When Yolanda Payne moved to 1878 Adam Clayton Powell 25 years ago, the building looked very different than it does now.
“It was overrun by drugs and heroin ... the building was pretty much run-down,” said Payne. “But we endured it.”
Now, she said, the schools in the area have improved, and residents have access to more resources in general.
At the same time, maintenance fees have increased by 30 percent since 2011, and unit prices are now out of reach for many longer-term residents. On Sunday, another 25-year resident held an open house for a unit with an asking price of $600,000.
While the surrounding community is gentrifying, this building's story is different. In 1997, Payne and other residents applied to transform the building into a low-income cooperative, known as a Housing Development Fund Corporation. The building was renamed Fields Court after then-Manhattan Borough President Virginia Fields, who helped the residents through the application process.
Without the pressure of eviction from a landowner, Payne, who is president of her HDFC board, said she hopes to keep her unit until she passes it on to her family. Thanks to tax abatements—temporary tax reductions—and participation in numerous government programs, which she estimates save around $30,000 a year, the shareholders have managed to pay the rising taxes and maintenance costs.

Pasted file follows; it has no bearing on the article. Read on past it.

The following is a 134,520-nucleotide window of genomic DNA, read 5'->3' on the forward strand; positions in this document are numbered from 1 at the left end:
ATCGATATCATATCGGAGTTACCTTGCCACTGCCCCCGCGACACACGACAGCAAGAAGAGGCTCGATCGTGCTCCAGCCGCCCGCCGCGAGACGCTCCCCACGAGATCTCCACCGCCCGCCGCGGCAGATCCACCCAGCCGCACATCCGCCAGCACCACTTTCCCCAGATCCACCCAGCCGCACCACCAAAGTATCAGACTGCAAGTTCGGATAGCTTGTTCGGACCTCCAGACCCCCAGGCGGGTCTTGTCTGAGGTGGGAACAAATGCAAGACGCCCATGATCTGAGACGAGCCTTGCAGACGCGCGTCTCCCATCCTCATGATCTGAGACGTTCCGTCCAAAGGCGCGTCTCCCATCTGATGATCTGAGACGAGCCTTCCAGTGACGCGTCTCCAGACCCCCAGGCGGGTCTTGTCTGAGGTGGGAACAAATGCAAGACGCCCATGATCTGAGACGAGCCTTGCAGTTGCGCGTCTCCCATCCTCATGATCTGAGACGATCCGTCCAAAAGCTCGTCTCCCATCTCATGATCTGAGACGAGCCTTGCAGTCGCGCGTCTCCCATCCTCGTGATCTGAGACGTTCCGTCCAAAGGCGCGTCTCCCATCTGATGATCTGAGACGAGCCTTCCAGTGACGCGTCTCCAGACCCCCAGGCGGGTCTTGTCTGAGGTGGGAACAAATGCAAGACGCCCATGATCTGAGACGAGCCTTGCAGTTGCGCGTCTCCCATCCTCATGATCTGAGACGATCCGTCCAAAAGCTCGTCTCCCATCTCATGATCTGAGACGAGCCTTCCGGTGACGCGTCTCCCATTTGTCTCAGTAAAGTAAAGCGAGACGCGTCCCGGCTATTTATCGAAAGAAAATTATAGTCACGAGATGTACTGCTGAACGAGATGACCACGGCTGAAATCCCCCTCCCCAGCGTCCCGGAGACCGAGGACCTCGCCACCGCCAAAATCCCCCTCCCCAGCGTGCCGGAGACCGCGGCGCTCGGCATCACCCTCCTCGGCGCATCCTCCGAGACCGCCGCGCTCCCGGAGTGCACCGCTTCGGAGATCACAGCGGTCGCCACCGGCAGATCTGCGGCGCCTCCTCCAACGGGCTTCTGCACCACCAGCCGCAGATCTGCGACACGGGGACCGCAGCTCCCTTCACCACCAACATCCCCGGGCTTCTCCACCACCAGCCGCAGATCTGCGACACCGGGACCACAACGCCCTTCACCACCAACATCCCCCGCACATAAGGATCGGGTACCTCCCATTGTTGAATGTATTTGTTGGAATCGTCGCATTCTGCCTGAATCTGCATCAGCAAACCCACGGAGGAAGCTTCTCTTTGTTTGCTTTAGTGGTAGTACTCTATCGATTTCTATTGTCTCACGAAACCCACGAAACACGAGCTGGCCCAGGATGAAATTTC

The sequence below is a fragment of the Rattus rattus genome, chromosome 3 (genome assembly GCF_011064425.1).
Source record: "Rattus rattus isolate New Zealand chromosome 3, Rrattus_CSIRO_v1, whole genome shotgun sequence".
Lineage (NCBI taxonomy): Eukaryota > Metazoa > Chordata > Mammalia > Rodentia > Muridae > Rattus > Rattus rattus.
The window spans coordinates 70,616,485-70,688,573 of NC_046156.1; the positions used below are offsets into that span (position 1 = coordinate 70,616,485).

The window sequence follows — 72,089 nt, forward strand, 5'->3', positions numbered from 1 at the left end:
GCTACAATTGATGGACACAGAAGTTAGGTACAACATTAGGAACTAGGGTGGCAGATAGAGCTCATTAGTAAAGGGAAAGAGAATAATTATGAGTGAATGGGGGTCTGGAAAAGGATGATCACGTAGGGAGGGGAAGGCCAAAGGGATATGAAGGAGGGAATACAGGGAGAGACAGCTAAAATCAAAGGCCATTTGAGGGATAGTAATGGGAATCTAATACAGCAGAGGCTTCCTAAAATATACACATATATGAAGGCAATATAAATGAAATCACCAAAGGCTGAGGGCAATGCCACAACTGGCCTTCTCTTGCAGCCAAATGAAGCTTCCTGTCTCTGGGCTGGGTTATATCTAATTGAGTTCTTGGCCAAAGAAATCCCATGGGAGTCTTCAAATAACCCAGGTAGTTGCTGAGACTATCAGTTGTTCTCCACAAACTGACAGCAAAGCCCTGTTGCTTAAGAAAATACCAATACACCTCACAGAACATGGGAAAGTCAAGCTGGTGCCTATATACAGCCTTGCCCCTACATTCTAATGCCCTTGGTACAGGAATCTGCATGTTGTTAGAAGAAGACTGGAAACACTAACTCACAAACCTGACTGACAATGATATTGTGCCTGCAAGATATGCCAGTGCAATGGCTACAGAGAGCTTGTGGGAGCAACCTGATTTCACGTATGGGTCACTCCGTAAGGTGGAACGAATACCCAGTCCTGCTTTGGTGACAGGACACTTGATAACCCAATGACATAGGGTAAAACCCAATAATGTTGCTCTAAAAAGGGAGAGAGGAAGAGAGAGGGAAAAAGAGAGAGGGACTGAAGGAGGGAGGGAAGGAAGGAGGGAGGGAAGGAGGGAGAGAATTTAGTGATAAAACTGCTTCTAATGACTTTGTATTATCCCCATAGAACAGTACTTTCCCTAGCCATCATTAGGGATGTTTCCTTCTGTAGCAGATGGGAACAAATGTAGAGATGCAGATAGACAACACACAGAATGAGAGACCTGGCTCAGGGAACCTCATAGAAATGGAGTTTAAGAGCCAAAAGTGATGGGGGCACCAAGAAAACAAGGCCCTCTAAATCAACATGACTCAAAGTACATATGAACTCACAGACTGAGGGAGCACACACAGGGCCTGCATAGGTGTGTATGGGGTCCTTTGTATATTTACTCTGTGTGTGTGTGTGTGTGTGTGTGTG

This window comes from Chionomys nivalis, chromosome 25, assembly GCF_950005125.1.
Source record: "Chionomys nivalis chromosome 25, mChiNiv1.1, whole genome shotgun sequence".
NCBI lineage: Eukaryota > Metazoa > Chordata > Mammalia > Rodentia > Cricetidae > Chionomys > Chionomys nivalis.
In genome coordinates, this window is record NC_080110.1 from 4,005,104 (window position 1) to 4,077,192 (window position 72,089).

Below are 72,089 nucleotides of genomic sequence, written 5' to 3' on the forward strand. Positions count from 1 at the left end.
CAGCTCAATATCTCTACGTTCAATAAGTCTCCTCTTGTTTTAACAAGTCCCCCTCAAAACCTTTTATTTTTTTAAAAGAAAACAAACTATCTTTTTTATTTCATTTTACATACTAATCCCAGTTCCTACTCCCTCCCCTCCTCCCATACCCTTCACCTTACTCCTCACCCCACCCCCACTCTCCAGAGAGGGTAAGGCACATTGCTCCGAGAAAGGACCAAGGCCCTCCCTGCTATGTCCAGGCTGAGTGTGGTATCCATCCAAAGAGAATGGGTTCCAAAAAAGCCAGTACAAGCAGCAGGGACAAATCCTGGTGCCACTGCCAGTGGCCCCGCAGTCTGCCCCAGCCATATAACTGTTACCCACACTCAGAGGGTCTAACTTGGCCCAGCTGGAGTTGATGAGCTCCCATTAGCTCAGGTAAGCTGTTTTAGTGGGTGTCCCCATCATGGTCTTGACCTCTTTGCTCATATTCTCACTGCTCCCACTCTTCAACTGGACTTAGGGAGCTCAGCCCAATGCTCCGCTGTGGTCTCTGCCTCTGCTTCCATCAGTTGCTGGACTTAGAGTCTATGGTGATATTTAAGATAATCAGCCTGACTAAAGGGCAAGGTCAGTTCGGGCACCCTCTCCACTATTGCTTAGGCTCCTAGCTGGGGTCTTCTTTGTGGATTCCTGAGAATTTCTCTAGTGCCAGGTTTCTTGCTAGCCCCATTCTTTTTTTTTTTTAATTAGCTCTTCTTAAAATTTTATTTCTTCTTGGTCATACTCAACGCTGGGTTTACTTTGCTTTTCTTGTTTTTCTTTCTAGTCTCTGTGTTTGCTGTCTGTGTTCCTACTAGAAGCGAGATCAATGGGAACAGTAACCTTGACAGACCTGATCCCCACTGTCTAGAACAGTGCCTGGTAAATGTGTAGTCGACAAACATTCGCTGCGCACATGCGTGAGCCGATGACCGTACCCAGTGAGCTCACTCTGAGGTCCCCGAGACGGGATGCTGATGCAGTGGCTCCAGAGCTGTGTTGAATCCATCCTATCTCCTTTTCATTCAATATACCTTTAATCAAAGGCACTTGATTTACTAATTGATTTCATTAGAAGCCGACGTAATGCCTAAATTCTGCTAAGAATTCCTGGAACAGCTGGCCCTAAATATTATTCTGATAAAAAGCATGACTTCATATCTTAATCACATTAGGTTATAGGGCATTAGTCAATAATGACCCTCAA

Some shareholders, with an eye on an upcoming expiration of tax abatements and a long-term vision of the end of their lease, have sold their units to moderate-income buyers.
Not all HDFCs are like this. Some are still experiencing problems with corporate governance. Others, around 30 percent of the 1,000 HDFCs, according to the city's Department of Housing Preservation and Development, are experiencing some form of “financial distress,” meaning that they owe property taxes or utility payments.
These less successful buildings may be even more vulnerable in gentrifying areas like Northern Manhattan and Brooklyn, where demographic shifts in the community are changing the makeup and thus the operation of HDFCs.
“Apartments are being sold to people who aren't really low-income,” said Ann Henderson, associate director for co-op development at the Urban Homesteading Assistance Board, an organization that provides advisory and training services to HDFCs. Compared to older residents, she said, “The population that's in the building, they don't have the same histories, they don't view the co-op in the same way.”
Most HDFCs in the city don't have specific limitations on unit sale price. Instead, buildings have income caps for potential buyers, either based on annual maintenance fees or on federal Department of Housing and Urban Development Area Median Income guidelines. For New York City, the 2013 AMI is $63,000 for a single-person household.
Individual buildings' income caps can be as high as 165 percent of AMI—or $130,000 for a family of four.
In areas like Harlem, this means units are being sold at prices that aren't necessarily affordable for “low-income” residents.